Seriously people, this can be you. It CAN happen to you. You can reduce the odds, but it can still happen. If you don't want it to happen to you, stay at home and watch TV. Rot away drinking beer on the couch. Or, roll the dice, play the odds, and enjoy what few moments you have.

    I look at the fat, bitter old people I work with. Guys who show up to their union job like clockwork, go home, pretend they love their lives, then come back and do it again. Nothing different, nothing special. We live special lives. We live the dream.

    Sometimes dreams are nightmares.

  74. #74
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    Quote Originally Posted by Sidewalk View Post
    I think it is just "That wouldn't happen to me" syndrome. People want to think of any way what they do is better, so the risk for them is small. It's the complete opposite of playing the lottery. The odds of winning are ridiculously small, but people throw away thousands thinking they are different.

    Seriously people, this can be you. It CAN happen to you. You can reduce the odds, but it can still happen. If you don't want it to happen to you, stay at home and watch TV. Rot away drinking beer on the couch. Or, roll the dice, play the odds, and enjoy what few moments you have.

    I look at the fat, bitter old people I work with. Guys who show up to their union job like clockwork, go home, pretend they love their lives, then come back and do it again. Nothing different, nothing special. We live special lives. We live the dream.

    Sometimes dreams are nightmares.
    Thanks for pep talk captain happypants.
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  75. #75
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    We the people ...

    This should not be a discussion of hydration packs and their risk to cause injury. You can just as easily be injured by landing on a rock on/near the trail.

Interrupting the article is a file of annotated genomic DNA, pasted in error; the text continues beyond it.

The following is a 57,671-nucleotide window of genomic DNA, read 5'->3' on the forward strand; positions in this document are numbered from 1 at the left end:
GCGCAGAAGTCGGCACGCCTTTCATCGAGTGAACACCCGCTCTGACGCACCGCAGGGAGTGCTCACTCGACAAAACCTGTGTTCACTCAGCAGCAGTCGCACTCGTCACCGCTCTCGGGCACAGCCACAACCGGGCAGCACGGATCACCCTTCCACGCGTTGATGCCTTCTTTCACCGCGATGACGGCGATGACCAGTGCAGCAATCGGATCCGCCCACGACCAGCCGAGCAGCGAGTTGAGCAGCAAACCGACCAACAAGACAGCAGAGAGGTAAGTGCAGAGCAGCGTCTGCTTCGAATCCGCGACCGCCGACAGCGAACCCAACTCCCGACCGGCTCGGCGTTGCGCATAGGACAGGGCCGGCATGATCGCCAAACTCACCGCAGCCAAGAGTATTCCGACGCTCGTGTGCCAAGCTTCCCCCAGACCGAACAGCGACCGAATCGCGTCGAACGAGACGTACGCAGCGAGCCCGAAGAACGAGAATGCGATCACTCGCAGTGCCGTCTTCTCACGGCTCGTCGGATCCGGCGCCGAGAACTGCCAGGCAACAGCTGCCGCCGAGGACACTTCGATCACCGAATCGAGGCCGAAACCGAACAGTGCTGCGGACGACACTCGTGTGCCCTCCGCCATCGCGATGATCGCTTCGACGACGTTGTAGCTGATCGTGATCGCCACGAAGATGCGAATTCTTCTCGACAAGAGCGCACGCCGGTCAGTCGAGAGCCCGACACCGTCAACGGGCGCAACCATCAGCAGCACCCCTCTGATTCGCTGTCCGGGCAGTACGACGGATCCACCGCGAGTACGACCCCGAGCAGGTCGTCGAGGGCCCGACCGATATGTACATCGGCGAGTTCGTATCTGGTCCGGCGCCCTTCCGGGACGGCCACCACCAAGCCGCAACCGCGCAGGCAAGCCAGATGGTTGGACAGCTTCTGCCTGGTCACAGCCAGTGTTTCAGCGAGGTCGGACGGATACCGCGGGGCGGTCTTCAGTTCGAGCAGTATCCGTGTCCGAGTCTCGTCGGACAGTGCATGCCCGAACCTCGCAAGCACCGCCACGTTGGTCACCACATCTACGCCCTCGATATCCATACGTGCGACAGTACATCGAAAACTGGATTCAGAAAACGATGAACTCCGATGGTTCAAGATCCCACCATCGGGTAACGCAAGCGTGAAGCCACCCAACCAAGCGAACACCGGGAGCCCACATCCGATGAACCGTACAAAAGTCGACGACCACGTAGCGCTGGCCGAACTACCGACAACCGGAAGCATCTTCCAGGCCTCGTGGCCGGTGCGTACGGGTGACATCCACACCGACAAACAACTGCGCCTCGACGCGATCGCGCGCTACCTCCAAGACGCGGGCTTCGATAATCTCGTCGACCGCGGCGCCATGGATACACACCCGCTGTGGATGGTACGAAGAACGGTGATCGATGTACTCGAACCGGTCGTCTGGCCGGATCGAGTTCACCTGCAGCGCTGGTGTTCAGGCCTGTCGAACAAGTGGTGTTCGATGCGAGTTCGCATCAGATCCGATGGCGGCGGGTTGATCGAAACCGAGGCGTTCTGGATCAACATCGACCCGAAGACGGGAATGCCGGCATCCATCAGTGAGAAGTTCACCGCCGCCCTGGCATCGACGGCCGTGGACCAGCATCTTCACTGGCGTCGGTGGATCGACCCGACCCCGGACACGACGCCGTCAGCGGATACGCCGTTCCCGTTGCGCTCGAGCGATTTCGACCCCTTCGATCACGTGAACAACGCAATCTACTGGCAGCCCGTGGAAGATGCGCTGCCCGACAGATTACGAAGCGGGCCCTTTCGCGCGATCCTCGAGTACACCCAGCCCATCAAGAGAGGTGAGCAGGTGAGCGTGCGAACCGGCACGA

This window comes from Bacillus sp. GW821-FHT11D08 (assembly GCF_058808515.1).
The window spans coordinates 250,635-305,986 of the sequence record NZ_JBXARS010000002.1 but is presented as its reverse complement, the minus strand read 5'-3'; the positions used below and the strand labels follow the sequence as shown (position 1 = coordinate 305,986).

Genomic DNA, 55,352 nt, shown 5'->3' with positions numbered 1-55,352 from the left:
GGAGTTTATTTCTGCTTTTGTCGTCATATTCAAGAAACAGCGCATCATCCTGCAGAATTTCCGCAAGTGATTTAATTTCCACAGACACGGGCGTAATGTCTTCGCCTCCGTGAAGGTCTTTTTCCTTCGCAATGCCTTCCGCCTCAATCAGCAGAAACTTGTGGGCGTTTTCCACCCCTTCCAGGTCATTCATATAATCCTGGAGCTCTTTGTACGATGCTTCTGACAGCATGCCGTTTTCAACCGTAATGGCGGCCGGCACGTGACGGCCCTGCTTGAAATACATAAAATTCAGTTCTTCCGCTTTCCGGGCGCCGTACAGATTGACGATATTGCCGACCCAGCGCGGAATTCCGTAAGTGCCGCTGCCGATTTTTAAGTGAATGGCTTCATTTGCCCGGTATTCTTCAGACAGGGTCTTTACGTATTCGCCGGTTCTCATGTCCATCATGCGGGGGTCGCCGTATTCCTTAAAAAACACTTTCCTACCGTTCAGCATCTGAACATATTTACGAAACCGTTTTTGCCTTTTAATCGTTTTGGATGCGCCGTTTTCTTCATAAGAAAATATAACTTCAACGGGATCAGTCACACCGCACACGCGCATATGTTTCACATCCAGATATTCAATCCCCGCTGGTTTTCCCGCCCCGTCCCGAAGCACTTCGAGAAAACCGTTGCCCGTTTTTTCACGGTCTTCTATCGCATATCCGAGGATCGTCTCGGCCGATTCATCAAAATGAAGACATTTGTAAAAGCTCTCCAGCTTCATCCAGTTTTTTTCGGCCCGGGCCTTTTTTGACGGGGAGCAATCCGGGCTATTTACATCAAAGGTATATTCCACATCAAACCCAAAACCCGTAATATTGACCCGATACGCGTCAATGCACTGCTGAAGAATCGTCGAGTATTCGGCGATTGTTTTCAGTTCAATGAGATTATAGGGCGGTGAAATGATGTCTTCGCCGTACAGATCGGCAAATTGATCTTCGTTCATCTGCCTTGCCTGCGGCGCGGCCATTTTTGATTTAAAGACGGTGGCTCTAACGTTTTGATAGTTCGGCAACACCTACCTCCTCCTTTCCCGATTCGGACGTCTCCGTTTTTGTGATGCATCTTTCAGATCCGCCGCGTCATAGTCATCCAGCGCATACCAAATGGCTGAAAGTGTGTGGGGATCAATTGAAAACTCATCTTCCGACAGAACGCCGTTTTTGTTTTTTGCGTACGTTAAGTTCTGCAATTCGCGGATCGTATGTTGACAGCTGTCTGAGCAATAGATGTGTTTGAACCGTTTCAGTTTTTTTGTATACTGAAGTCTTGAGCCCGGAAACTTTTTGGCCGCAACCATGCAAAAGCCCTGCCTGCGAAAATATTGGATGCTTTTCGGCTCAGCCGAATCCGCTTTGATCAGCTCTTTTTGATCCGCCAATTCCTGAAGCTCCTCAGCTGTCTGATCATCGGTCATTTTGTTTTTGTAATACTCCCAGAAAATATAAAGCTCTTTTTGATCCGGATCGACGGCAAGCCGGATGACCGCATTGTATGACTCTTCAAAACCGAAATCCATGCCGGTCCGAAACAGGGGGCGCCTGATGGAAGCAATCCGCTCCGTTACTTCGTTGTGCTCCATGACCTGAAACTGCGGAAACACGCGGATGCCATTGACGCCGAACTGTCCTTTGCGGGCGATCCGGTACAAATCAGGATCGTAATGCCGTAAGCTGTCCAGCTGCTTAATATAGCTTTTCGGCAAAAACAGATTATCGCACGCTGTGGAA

It could be more productive to mention spine and neck protection.

  76. #76
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    alot of trails have big rock gardens, large roots, stunts. The trails are no longer smooth XC pack dirt trails.
    People should wear more protection for hips, leg, elbows and back too. It is very easy to slip on a big rock and fall on another rock to cut open a leg or face.
    I often see people careless in riding very difficult trail. they only wear BMX helmet and no other protection. BMX helmet doesn't have same protection as full face helmet

  77. #77
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    Quote Originally Posted by bingemtbr View Post
    This should not be a discussion of hydration packs and their risk to cause injury.
    Why not? That's exactly what happened.

  78. #78
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    I have a whole bunch of metal stuff in my pack. Tools, tire and shock pump...I mean, isn't that the purpose of wearing a pack in the first place. I usually have a couple bottles of beer (or bottles of air, depending on what point in the ride we're talking about) in there too. I'm INSANE!!!!
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  79. #79
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    Quote Originally Posted by slapheadmofo View Post
    I'm INSANE!!!!
    I agree!!!!

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    I thought all mountain bikers were insane?

    So has anyone thought of making their pack safer, as in back protection, by say adding something like D3O to it? I have a sixsixone long sleeve compression jacket that I use for DH (no pack) and it has a fairly large piece of D3O as spine protection. It takes two seconds to remove it and would fit in my Camalback Luxe well. Would that make my pack safer? Would it act like a back protector? Just wondering. I don't carry a ton of stuff in my pack but there are a few hard metal items in it though.

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    I have the Kudu 8 Camelback with built in back protection. Feels like carrying an anchor, during the summer anyways.
    I've only had it for 2 months and just removed the back protection but intend to add it back in during winter months and at the bike park next month.